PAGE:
From Diane Setterfield's The Thirteenth Tale

People disappear when they die. Their voices, their laughter, the warmth of their breath. Their flesh. Eventually their bones. All living mempry of them ceases. This is both dreadful and natural. Yet for some there is an exception to this annihilation. For in the books they write they continut to exist. We can rediscover them. Their humour, their tone of voice, their moods. Through the written word they can anger you or make you happy. They can comfort you. They can perplex you. They can alter you. All this, even though they are dead. Like flies in amber, like corpses frozen in ice, that which according to the laws of nature should pass away is, by the miracle of ink on paper, preserved. It is a kind of magic.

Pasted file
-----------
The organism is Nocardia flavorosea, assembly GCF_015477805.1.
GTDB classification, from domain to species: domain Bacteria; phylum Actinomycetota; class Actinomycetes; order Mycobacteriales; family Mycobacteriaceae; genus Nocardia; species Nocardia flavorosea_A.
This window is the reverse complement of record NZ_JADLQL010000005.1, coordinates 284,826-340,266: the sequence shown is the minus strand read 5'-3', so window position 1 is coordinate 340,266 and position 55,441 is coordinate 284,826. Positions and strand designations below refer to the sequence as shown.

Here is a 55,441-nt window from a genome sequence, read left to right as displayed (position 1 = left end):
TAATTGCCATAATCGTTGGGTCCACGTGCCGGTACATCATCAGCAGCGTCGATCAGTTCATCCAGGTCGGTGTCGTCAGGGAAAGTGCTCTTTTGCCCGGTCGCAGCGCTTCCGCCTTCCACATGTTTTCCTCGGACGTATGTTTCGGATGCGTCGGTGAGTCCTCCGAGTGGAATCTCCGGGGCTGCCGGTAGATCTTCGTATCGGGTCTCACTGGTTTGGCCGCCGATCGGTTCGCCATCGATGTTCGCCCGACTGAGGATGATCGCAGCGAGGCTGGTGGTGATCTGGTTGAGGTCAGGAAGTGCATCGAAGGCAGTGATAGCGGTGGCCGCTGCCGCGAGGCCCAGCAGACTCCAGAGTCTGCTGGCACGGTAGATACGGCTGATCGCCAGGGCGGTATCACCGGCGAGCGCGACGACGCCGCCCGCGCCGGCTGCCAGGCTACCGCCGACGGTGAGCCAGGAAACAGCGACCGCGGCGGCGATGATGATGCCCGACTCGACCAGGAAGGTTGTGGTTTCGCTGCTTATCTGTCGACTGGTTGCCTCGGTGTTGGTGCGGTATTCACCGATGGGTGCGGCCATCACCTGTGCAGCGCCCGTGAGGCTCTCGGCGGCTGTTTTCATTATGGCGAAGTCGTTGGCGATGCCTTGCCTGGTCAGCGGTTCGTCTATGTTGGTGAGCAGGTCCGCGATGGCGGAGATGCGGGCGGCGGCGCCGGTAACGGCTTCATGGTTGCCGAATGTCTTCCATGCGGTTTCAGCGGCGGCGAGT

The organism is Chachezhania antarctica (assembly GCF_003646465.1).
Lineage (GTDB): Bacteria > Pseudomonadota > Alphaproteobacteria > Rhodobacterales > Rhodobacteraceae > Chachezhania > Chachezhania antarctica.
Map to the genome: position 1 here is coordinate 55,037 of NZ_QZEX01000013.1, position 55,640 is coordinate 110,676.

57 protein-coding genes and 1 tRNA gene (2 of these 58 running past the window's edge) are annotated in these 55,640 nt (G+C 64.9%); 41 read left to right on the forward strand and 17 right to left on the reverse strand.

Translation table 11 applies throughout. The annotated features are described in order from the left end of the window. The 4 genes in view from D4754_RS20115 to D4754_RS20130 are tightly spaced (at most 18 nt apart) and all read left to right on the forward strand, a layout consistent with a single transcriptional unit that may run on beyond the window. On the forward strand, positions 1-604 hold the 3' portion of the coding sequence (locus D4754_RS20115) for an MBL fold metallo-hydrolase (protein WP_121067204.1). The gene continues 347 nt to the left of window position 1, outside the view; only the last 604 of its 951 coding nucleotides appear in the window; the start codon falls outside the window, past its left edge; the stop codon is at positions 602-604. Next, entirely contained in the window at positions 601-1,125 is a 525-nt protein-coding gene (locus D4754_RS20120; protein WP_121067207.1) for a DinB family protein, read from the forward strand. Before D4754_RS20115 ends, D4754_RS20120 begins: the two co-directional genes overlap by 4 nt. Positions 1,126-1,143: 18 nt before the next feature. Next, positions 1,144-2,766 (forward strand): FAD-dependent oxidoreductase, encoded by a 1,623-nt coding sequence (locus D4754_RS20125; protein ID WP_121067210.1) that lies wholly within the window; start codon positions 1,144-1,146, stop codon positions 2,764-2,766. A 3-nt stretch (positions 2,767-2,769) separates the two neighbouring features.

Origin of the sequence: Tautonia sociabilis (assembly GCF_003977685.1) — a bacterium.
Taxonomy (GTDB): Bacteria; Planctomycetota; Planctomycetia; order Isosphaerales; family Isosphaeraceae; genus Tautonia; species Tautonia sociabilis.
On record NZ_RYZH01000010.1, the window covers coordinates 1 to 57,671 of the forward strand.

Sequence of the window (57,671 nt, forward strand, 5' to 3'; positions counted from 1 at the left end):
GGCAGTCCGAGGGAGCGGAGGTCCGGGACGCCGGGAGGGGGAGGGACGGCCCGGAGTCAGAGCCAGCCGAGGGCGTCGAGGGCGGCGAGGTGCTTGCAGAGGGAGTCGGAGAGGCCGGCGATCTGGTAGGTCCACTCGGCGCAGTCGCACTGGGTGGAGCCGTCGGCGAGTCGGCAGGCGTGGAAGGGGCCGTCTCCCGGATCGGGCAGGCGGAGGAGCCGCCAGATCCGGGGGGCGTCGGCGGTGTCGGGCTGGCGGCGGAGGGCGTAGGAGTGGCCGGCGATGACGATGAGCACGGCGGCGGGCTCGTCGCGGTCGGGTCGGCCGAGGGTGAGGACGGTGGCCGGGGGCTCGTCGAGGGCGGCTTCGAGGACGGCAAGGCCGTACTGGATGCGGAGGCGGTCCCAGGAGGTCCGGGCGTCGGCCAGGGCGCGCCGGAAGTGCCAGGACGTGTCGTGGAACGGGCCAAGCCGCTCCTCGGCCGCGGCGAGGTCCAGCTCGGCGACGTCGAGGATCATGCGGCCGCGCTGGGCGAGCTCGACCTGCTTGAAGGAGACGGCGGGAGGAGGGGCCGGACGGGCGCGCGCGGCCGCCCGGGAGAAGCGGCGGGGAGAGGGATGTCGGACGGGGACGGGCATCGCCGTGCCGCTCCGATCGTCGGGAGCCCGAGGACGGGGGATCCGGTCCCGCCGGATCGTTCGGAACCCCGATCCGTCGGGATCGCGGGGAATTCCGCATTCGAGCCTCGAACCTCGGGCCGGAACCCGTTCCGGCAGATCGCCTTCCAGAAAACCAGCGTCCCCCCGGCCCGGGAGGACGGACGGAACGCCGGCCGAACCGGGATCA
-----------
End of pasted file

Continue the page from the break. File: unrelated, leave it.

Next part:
--Diane Setterfield



Saturday, February 5, 2011